But it was the main event that truly put the event over the top. Stone Cold Steve Austin and The Rock ruled the WWF in the ‘90s. They were the leaders of the “Attitude” era that played against each other even better than they played with each other. They are the only two men to have three separate singles matches against each other at different WrestleManias. It is a rivalry that lasted the span of five and a half years, right up until Austin’s very last match in the business. In my humble opinion it was the greatest rivalry in WrestleMania history. Their first meeting on the “grandest stage of them all” was in 1999 at WrestleMania XV, but it was two years later during WrestleMania X-Seven where Rock and Austin had their greatest match, and one of WrestleMania’s greatest matches. Once again The Rock came in as Champion, this time loved dearly by the fans for his in-ring talent, mannerisms, catchphrases and a charisma that may never be matched in the wrestling industry. Austin, once again came in as the challenger and the people’s hero. He was also coming back from serious neck surgery that had put him out of action for over a year previously. He had only been in the ring about six months at this point and earned this Title shot by winning his record-breaking third Royal Rumble match.

It was like Hulk Hogan versus Ultimate Warrior from WrestleMania VI all over again with the two superheroes colliding, only this time Austin was clearly the favorite being that the show was in his home state of Texas. The build-up to the match was one of the best in WWE history. It was simply a case of two men and one Title and something had to give. In 2001 Limp Bizkit was the hottest band in the land and their track “My Way” was the soundtrack for the event, and the top-notch production crew put together the finest video package I have ever seen to the tune of the song that encapsulated Rock and Austin’s epic rivalry.

The match that night had just an aura; an epic buzz surrounding it. The match was fought under no disqualifications and Rock and Austin took full advantage of that precedent. They brawled all over the ringside area. Both men bled, and both men escaped each other’s finishing moves a number of times. It was obvious watching that this wasn’t just another match. The match built up like a beautiful story and as the climax was about to hit, Mr. McMahon himself came out to ringside and began to slyly help Austin, despite being a mortal enemy to both Rock and Austin coming into the match. Once the referee was knocked down Stone Cold and McMahon began working together to put down the Rock. Their plan succeeded and after numerous chair shots from Austin, The Rock was down for the pin.

Stone Cold Steve Austin became WWF Champion for the fourth time but in the process he made a “deal with the devil himself” Mr. McMahon. Austin and McMahon had been bitter rivals for over three years at this point and their feud carried the WWF to insurmountable heights through 1998 and 1999. To say the alliance was shocking was an understatement. It went over terribly in the pro-Austin crowd in Texas, but it was truly a surprise wrestling fans weren’t expecting, including yours truly and those at the WrestleMania party I was attending.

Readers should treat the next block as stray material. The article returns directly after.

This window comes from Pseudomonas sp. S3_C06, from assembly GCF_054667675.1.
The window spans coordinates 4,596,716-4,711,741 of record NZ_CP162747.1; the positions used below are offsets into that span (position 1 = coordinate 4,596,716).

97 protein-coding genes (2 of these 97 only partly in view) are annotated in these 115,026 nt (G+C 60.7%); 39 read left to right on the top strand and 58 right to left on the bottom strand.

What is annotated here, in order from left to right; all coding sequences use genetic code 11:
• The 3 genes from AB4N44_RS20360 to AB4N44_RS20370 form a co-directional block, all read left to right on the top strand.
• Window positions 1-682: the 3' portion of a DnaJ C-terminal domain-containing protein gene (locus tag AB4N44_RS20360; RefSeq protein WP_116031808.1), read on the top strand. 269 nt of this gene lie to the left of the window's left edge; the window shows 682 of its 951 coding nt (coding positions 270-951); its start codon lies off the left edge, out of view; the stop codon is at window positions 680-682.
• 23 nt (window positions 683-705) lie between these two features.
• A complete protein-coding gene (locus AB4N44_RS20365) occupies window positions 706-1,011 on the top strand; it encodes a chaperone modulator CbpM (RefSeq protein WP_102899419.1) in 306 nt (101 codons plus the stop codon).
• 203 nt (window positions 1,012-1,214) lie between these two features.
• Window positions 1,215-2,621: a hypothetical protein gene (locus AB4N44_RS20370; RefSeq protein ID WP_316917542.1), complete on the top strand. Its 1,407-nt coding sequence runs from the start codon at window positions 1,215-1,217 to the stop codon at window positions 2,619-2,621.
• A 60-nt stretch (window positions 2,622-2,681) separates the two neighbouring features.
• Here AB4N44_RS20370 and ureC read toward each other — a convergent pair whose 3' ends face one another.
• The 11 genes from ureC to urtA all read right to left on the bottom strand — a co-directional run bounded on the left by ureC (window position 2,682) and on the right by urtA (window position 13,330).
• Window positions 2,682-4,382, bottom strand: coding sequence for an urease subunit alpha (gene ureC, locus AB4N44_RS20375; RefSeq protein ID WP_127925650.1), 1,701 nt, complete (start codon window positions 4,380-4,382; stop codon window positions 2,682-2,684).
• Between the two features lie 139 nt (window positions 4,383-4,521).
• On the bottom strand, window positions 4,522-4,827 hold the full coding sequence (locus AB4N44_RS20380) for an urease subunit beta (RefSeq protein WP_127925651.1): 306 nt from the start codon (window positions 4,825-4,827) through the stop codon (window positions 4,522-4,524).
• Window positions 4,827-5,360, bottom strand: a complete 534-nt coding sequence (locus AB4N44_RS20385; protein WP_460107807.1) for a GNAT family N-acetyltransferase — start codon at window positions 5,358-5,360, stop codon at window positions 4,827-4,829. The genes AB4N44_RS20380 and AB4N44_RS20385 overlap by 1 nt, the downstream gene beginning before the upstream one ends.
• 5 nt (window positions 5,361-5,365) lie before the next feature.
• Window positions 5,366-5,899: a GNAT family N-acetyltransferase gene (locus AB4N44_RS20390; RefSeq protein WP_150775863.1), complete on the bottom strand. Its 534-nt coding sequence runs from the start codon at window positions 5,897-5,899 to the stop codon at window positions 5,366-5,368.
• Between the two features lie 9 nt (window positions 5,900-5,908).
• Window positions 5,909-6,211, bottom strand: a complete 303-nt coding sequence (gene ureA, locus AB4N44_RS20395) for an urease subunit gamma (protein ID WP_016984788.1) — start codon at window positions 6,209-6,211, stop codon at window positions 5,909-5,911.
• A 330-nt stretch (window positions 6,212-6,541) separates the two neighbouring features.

When Stone Cold Steve Austin won the WWF World Championship for the first time at WrestleMania XIV it marked the unofficial beginning of the “Attitude” era. When he turned his back on the fans and joined the evil Mr. McMahon that night at WrestleMania X-Seven, it was the end of the “Attitude” era, the most profitable time in the WWF’s history.

Match Results:
– X-Factor (X-Pac & Justin Credible) beat Grandmaster Sexay & Steve Blackman in a match live on Sunday Night Heat before the pay per view aired.
– Chris Jericho (c) beat William Regal to retain the Intercontinental Championship.
– Tazz and The Acolyte Protection Agency (Faarooq & Bradshaw) beat The Right To Censor (Bull Buchanan, The Goodfather & Val Venis) in a six man tag match.
– Kane beat The Big Show & Raven (c) in a triple threat match to win the WWF Hardcore Championship.
Eddie Guerrero beat Test (c) to win the WWF European Championship.
– Kurt Angle pinned Chris Benoit.
– Chyna pinned Ivory (c) to win the WWF Women’s Championship.
Shane McMahon beat Vince McMahon in a Street Fight. Mick Foley was the guest referee.
Edge & Christian beat Bubba Ray & D-Von Dudley (c) and Matt & Jeff Hardy to win the WWF World Tag Team Championships in a TLC Match.
– The Iron Sheik won a Gimmick Battle Royal. Other participants included Bushwackers Luke & Butch, Tugboat, Earthquake, Brother Love, Jim Cornette, Michael Hayes, Repo Man, Kamala, Kim Chee, One Man Gang, Doink The Clown, Hillbilly Jim, Gobbledy Gooker, The Goon, Nikolai Volkoff, Sgt. Slaugher and Duke “The Dumpster” Droese.
– The Undertaker pinned Triple H.
Stone Cold Steve Austin pinned The Rock (c) to win the WWF World Championship in a no disqualifications match.